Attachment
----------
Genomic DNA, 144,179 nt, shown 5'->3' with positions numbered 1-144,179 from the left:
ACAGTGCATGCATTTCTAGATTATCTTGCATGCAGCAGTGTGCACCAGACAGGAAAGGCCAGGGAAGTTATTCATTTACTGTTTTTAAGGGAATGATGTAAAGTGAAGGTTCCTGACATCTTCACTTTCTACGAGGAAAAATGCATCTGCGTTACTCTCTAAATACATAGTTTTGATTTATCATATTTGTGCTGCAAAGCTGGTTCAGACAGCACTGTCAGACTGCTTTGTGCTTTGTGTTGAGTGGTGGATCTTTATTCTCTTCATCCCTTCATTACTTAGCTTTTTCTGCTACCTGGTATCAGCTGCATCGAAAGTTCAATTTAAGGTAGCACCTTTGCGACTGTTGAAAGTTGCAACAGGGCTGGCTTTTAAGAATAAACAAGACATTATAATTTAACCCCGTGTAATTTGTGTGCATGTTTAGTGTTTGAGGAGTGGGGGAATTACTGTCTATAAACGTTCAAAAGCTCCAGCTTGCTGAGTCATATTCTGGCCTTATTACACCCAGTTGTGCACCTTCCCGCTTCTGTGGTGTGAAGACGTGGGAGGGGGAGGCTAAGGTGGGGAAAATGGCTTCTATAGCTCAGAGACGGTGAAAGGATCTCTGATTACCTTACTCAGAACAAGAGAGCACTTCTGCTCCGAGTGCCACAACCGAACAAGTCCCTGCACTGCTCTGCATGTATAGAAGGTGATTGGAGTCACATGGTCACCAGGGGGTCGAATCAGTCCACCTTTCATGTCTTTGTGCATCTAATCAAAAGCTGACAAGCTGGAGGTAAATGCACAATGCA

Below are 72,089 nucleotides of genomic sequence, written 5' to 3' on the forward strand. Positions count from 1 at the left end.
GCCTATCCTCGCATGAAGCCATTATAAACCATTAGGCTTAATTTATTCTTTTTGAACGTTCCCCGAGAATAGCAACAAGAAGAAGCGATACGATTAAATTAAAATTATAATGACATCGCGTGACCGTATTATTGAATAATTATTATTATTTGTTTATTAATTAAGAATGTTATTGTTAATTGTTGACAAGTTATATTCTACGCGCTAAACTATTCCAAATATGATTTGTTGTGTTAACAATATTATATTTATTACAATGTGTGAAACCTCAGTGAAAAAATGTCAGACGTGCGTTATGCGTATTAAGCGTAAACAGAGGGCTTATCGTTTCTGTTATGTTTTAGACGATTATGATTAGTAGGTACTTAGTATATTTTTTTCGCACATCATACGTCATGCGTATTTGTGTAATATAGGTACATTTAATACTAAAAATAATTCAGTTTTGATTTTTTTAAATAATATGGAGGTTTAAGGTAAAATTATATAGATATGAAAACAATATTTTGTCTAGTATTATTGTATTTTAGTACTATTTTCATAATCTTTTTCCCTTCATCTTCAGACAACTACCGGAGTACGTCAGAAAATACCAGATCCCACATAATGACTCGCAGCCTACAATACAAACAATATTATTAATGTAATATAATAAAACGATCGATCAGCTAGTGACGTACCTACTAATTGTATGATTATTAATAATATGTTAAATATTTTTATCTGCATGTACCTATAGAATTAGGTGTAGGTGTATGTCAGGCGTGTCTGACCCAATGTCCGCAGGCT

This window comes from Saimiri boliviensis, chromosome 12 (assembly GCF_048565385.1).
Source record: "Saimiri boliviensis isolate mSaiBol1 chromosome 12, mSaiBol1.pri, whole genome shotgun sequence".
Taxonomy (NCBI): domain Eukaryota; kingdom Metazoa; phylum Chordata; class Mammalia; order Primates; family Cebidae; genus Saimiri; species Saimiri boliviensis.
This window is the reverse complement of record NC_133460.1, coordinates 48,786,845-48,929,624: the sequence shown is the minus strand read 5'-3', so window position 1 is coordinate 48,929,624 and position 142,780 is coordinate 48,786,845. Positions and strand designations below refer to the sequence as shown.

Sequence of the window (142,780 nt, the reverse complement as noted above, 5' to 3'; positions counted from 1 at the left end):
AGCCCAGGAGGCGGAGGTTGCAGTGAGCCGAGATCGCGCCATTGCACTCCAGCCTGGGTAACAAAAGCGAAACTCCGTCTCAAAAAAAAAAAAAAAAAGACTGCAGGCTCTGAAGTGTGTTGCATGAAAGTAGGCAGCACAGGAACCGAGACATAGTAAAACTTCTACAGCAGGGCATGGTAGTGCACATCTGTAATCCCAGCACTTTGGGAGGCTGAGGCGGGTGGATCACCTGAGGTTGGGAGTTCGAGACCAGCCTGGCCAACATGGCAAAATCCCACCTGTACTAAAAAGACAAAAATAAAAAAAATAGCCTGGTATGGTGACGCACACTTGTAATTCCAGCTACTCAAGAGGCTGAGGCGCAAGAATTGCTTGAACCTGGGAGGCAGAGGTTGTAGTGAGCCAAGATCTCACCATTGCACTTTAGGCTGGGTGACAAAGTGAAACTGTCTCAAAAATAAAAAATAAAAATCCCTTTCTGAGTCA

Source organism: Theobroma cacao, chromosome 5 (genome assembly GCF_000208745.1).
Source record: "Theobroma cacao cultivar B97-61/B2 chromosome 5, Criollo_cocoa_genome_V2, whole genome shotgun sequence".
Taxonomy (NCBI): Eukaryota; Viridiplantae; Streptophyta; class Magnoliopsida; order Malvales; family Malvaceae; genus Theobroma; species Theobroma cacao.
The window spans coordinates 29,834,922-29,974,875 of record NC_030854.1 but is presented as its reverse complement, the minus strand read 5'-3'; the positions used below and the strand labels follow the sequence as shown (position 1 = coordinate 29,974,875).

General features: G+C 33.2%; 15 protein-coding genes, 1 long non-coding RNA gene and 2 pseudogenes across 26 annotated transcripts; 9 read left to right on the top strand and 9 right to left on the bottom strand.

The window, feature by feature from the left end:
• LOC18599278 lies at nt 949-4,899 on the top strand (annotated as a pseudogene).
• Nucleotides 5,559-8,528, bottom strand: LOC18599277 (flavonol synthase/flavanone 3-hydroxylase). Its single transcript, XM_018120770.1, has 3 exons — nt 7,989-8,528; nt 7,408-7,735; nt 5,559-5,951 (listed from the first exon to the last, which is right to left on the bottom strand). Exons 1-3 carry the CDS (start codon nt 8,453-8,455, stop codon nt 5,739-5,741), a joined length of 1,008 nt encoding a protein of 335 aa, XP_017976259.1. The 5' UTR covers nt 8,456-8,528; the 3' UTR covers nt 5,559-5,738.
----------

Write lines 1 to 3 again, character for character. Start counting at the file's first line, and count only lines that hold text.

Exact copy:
Genomic DNA, 144,179 nt, shown 5'->3' with positions numbered 1-144,179 from the left:
ACAGTGCATGCATTTCTAGATTATCTTGCATGCAGCAGTGTGCACCAGACAGGAAAGGCCAGGGAAGTTATTCATTTACTGTTTTTAAGGGAATGATGTAAAGTGAAGGTTCCTGACATCTTCACTTTCTACGAGGAAAAATGCATCTGCGTTACTCTCTAAATACATAGTTTTGATTTATCATATTTGTGCTGCAAAGCTGGTTCAGACAGCACTGTCAGACTGCTTTGTGCTTTGTGTTGAGTGGTGGATCTTTATTCTCTTCATCCCTTCATTACTTAGCTTTTTCTGCTACCTGGTATCAGCTGCATCGAAAGTTCAATTTAAGGTAGCACCTTTGCGACTGTTGAAAGTTGCAACAGGGCTGGCTTTTAAGAATAAACAAGACATTATAATTTAACCCCGTGTAATTTGTGTGCATGTTTAGTGTTTGAGGAGTGGGGGAATTACTGTCTATAAACGTTCAAAAGCTCCAGCTTGCTGAGTCATATTCTGGCCTTATTACACCCAGTTGTGCACCTTCCCGCTTCTGTGGTGTGAAGACGTGGGAGGGGGAGGCTAAGGTGGGGAAAATGGCTTCTATAGCTCAGAGACGGTGAAAGGATCTCTGATTACCTTACTCAGAACAAGAGAGCACTTCTGCTCCGAGTGCCACAACCGAACAAGTCCCTGCACTGCTCTGCATGTATAGAAGGTGATTGGAGTCACATGGTCACCAGGGGGTCGAATCAGTCCACCTTTCATGTCTTTGTGCATCTAATCAAAAGCTGACAAGCTGGAGGTAAATGCACAATGCA

Below are 72,089 nucleotides of genomic sequence, written 5' to 3' on the forward strand. Positions count from 1 at the left end.